Review your practices and policies related to hiring, harassment and discrimination prevention, dress codes, and grooming standards.  Does your policy (or practice) prohibit or limit individuals from choosing afros, braids, locks, or twists?  If so, it’s time to update the policy and change the practice.  Do your supervisors understand the new law, and the fact that they should not write someone up for a dress code violation based on hair texture of protective hairstyles?  If not, it’s the perfect time to train them on the new laws, and on the compliance procedures your agency is putting into place for the new year.

… Which brings us to another important reminder for 2020:

  • Harassment Prevention Training for Non-Supervisors

Looking Ahead in 2020

SB 778 clarifies that employers are required to provide at least 1 hour of training on harassment, discrimination, and retaliation for non-supervisors by the end of 2020.  Employers have long been required to provide 2 hours of harassment prevention training for supervisory employees – within six months of the person taking on the lead or supervisory role, and every two years thereafter.  In 2019, legislation required employers to extend training to non-supervisory employees, every two years.  SB 778 (which took effect in August 2019 as emergency legislation) clarified that employers have the 2020 calendar year to meet the training requirement.  If your agency was ahead of the curve and trained non-supervisors in 2019, they will be due for updates in 2021.

How Can we Prepare?

Employers can meet the training requirement in many ways: Trainings conducted by outside experts; trainings conducted by internal agency experts; or online tools.  The Department of Fair Employment and Housing will have online resources available for employers.  Additionally, LCW offers flexible options to meet employers’ needs and interests.  Visit to find the right training option for your agency.

  • Where Can I Learn More?

Kick off the New Year with a great learning and professional development opportunity! Consider sending your agency’s human resources professionals, managers, and attorneys to LCW’s 2020 Public Sector Employment Law Annual Conference, January 22-24, 2020, in San Francisco.

For more information about our training services, publications, consortiums, and other services we offer, please visit

We wish you a happy and healthy holiday season, and look forward to an exciting future in 2020 and beyond!

An important part of the litigation practice is appellate law.  One side can win in the trial court – by a motion to dismiss, on summary judgment, or after a jury trial – only to have the result overturned on appeal.  The court of appeal can send the parties back for an entirely new trial, or in some circumstance, it can decide that the party who lost at trial should actually win the case altogether.  Also, the court of appeal can publish its decision, meaning that the decision will serve as binding law for future cases raising the same issues.  Thus, a published appellate decision can have far-reaching effects for the industry or administrative area involved.  In addition, published appellate decisions often draw media attention, thus further raising the stakes.

In appeals, a party’s written briefing can serve as its sole opportunity to present arguments to the court and influence the court’s decision.  The parties present the appeal to a panel of three justices.  These three individuals decide the matter based only on the paper record from the trial court to determine if the court committed any errors that had a sufficient likelihood of affecting the result.  They do not hear any witness testimony, and they do not accept any additional evidence.  The court of appeal does often hold an oral argument, which is a hearing where the attorneys can argue the appeal in person.  But the hearings tend to be relatively short and are often taken up with the attorneys responding to questions from the justices (and responding to the questions may or may not serves as means for the attorneys to convey their key arguments).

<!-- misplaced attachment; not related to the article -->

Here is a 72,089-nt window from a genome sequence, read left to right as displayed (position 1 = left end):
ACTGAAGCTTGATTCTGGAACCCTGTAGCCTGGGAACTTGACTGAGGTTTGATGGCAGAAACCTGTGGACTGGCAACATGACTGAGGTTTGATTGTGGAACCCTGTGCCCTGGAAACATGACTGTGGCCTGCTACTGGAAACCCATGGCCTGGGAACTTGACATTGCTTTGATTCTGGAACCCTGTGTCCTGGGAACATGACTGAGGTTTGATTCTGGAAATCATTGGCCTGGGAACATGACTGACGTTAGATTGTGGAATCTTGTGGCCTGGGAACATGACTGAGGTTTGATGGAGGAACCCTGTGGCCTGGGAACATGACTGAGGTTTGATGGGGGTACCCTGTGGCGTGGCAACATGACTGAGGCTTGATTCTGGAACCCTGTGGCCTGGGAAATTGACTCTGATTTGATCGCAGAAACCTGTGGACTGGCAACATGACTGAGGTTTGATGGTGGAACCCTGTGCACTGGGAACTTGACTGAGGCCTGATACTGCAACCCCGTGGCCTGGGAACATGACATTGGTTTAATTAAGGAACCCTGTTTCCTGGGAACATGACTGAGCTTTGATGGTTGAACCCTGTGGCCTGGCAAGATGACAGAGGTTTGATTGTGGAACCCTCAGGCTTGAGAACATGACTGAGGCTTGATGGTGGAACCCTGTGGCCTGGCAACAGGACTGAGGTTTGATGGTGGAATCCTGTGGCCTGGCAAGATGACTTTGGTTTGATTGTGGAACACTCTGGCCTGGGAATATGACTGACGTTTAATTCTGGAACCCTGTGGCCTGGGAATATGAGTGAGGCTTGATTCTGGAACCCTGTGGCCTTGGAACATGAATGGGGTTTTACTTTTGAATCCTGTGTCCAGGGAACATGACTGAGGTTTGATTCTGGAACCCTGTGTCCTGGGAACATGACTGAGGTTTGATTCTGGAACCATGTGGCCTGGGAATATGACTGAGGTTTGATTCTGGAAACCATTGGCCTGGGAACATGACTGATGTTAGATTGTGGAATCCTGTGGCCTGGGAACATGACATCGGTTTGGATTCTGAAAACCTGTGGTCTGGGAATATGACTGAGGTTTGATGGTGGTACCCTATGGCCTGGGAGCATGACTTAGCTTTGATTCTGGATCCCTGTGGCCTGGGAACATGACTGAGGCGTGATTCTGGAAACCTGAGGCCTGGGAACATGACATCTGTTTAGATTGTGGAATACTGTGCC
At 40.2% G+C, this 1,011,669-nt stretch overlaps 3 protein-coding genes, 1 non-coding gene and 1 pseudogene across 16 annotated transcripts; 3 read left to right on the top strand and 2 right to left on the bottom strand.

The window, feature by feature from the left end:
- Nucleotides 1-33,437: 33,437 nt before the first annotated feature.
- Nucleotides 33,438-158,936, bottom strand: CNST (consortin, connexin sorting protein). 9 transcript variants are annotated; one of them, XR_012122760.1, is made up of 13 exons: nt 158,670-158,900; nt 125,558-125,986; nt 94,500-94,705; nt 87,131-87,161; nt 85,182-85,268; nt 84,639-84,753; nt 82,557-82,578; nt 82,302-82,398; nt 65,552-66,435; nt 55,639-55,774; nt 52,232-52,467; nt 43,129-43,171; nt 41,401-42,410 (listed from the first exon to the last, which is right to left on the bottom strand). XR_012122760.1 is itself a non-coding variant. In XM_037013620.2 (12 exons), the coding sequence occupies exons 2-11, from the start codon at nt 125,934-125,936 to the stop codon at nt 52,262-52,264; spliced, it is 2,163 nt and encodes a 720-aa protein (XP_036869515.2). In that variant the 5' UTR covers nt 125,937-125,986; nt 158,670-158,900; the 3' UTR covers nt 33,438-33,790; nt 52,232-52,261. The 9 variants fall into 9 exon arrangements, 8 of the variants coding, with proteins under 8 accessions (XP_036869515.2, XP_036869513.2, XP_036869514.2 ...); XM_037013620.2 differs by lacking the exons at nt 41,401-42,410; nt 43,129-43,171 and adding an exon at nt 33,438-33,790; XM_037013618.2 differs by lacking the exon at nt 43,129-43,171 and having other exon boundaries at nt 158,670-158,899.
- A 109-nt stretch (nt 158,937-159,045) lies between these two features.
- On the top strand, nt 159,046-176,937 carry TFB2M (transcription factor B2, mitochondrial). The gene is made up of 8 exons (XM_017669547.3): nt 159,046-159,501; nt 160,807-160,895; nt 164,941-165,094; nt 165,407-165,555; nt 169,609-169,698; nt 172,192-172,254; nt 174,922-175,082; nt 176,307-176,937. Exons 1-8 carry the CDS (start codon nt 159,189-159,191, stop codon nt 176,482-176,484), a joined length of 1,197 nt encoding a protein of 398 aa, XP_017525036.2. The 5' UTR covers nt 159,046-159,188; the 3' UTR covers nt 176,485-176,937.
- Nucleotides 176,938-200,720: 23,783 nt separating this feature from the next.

This all shows the importance of effective appellate briefs.  Below are six tips lawyers follow for preparing briefs on appeal.

  1. Be accurate: The appellate brief’s citations to the trial court record, and to applicable legal authorities must be exact.  Accuracy is a requirement for all legal briefs in any court, but for appeals, the stakes can be higher.  If the brief contains an accidental mis-statement, the other side can easily make accusations that the party that presented the brief has tried to mislead the court, create confusion, or lacks credibility.  The appellate court may agree with these contentions and respond accordingly.  Even if it does not, a lawyer’s need to respond to such contentions puts his or her side on the defensive.
  2. Be complete: It is important to make all available arguments that have a sufficient chance of success on appeal.  If the party’s first brief does not make a particular legal argument, the appellate court can consider it waived.  It will be difficult to make the argument for the first time at oral argument before the court of appeal, in subsequent briefing, or to a higher court like the California Supreme Court.
  3. Be clear and guide the court through the decision making sought: This applies both to sentence and paragraph structure and the overall organization of the brief.  Briefs should set forth, in a logical and clear way, the legal structure the court must assess, and how the facts presented in the record fit into that structure.  Briefs will be organized under separate point headings (different items in the table of contents) so as to make it absolutely clear which elements of law apply to which items of evidence.  What about addressing the other side’s arguments?  The brief can group the arguments at the end of the analysis section to which they relate and then restate and refute them in sequence, with typically one argument per paragraph.  This systematic approach constitutes the same approach the court takes preparing its decision, and can provide the court with an analysis it can more or less adopt if it sees fit.